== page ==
I believe that the figure 2,000 used by the Russian General referred to the number of Chechen jihadist veterans that his (Russian) forces had identified in Syria, sought out and killed, thus making it less likely that they would return to Russian and cause trouble there. I believe the number of jihadists who have achieved Nirvana in Syria since September is much, much higher. He freely admitted that there were Russian special forces on the ground in Syria.

crf

The 2000 killed probably contained a high proportion of the most eager militants.

Bill Herschel

Upon reflection, it is possible that Colonel Lang is also implying that the jihadists (Saul) have made a big mistake by paying attention to the witches (Hillary Clinton) in the first place.

Perhaps. But who knew? How could the average jihadist, flush with money from Turkey and Saudi Arabia, having beheaded a couple of Christians on TV, have any idea that the Russian military could do in five months what the Americans have not been able to do for several decades, assuming that part of the money had not come directly from the Americans in the first place?

Crimea without a shot being fired (practically). Syria, and by strong implication the entire Middle East, with less than 10 casualties,in 5 months. The lights must be burning late in Langley.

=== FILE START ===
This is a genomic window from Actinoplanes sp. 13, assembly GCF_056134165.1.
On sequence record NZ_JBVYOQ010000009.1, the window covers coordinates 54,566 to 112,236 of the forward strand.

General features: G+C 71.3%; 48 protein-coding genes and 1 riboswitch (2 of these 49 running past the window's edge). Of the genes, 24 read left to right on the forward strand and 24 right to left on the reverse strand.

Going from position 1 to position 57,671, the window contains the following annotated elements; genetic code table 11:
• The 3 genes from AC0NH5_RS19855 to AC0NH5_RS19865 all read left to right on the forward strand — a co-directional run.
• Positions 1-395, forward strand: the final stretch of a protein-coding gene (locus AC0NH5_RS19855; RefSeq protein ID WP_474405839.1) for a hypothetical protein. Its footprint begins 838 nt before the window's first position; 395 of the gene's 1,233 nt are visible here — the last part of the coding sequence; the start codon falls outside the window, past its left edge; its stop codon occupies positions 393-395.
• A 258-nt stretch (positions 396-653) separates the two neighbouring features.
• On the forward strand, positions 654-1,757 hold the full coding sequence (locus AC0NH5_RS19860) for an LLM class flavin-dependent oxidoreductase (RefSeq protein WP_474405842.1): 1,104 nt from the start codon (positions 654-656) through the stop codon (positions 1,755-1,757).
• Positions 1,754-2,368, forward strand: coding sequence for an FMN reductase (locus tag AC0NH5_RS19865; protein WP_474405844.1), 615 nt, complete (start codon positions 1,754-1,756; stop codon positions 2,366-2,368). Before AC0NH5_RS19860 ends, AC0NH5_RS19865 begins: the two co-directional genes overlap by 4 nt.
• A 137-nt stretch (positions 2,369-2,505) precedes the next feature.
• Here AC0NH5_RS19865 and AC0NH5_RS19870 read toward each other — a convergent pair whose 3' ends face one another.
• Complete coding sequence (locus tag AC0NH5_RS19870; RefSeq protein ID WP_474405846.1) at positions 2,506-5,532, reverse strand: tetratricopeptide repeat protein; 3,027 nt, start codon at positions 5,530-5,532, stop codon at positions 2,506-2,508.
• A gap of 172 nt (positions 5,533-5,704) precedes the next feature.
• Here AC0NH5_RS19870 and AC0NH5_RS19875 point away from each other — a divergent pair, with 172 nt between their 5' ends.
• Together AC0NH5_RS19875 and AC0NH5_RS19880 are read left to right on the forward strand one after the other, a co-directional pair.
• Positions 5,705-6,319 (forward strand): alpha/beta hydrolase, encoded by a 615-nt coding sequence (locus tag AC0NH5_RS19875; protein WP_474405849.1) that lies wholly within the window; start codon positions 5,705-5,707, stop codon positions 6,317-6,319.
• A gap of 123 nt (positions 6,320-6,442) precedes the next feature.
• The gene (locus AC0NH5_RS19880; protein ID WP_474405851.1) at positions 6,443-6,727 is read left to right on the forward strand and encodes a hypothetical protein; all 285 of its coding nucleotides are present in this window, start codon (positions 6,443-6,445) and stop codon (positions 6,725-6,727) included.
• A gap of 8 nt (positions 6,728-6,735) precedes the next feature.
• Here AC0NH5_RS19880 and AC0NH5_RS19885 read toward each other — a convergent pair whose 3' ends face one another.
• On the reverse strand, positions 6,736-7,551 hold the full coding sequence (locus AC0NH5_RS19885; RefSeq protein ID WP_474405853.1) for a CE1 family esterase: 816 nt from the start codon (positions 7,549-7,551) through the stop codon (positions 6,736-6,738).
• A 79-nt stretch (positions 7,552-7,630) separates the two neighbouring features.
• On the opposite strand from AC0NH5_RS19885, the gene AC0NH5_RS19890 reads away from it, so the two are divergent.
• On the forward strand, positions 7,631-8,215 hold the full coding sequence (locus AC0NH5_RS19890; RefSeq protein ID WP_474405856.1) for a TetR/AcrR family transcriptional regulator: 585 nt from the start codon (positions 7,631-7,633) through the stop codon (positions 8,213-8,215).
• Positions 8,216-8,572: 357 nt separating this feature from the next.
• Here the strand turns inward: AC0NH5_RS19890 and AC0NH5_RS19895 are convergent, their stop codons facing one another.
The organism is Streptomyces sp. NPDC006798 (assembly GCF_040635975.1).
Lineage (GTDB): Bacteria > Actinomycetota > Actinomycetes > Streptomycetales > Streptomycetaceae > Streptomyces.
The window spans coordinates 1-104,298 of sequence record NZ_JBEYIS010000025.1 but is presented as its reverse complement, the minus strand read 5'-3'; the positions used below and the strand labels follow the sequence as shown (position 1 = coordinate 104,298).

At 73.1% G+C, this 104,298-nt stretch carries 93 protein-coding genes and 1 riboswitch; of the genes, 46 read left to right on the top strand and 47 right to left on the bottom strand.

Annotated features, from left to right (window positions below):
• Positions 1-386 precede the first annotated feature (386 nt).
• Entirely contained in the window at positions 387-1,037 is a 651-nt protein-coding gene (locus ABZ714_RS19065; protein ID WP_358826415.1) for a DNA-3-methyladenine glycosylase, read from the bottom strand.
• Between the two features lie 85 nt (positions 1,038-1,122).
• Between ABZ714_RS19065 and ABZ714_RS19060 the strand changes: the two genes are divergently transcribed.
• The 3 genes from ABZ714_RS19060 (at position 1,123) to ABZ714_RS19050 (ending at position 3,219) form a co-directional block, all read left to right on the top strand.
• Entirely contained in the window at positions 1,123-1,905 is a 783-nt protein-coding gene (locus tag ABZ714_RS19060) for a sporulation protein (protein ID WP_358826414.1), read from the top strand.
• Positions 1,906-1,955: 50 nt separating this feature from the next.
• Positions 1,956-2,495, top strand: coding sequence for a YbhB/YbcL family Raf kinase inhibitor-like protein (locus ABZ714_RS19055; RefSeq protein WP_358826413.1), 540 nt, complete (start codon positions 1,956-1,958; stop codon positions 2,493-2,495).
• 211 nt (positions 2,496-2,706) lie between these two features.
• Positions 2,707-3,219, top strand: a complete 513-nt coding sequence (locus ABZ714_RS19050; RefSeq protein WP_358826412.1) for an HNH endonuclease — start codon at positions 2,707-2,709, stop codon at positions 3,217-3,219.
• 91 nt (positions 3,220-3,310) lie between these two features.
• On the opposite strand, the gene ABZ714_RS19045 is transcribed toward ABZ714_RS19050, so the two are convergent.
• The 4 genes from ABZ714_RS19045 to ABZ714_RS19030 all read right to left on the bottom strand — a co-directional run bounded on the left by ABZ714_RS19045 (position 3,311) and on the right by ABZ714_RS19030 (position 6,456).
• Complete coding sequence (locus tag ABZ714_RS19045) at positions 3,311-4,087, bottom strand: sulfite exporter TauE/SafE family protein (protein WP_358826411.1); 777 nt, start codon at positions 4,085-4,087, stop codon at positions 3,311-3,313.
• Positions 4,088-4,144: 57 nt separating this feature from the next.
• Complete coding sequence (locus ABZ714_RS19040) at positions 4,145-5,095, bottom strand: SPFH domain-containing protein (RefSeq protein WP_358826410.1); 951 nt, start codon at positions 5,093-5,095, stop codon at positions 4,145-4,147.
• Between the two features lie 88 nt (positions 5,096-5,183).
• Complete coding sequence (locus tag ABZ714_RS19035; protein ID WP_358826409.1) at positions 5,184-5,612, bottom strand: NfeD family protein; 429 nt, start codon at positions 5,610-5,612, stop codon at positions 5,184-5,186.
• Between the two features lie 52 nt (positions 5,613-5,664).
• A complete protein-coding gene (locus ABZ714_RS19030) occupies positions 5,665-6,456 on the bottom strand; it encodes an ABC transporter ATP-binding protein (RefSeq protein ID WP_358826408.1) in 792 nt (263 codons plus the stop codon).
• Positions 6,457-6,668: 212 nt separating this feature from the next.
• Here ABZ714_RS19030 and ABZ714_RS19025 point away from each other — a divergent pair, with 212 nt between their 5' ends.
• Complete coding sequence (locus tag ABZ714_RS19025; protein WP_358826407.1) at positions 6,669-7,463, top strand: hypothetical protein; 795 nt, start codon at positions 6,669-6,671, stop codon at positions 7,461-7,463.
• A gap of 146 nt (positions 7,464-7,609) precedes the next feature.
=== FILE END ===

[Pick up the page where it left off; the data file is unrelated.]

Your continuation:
Putin wants peace, and he will get it. It's about time.

Chris Chuba

I have read some speculate that a drive from Palmyra to Deir Ezzor could be hindered because that is Sunni area where ISIS and ISIS sympathizers could blend into the population and harass the SAA as they advance. However, I have noticed that the intervening cities or towns are rather small and sparsely populated, so I think these fears are overblown.

Did ISIS really evacuate the entire population of Palmyra/Tadmur before it was captured by the SAA? I read that in some of the news releases. I don't know what to make of that.

I'd really like to see Qaryatayn liberated soon, especially if there are any Christians left. Perhaps a deep drive to Deir Ezzor will isolate the ISIS held western area around Qaryatayn enough to make it easier to take. In any case, I'm certain that decisions are being made based on experience and availability of appropriate resources.

That cease fire was Manna from heaven. It shows what can happen once the SAA was able to focus just a little more on ISIS instead of pushing the Nusra/FSA knife away from their throat.

b

According to this the "moderate rebels" are getting lots of new arms by the CIA and other services. They expect a breakdown of the ceasefire and a new round of fighting.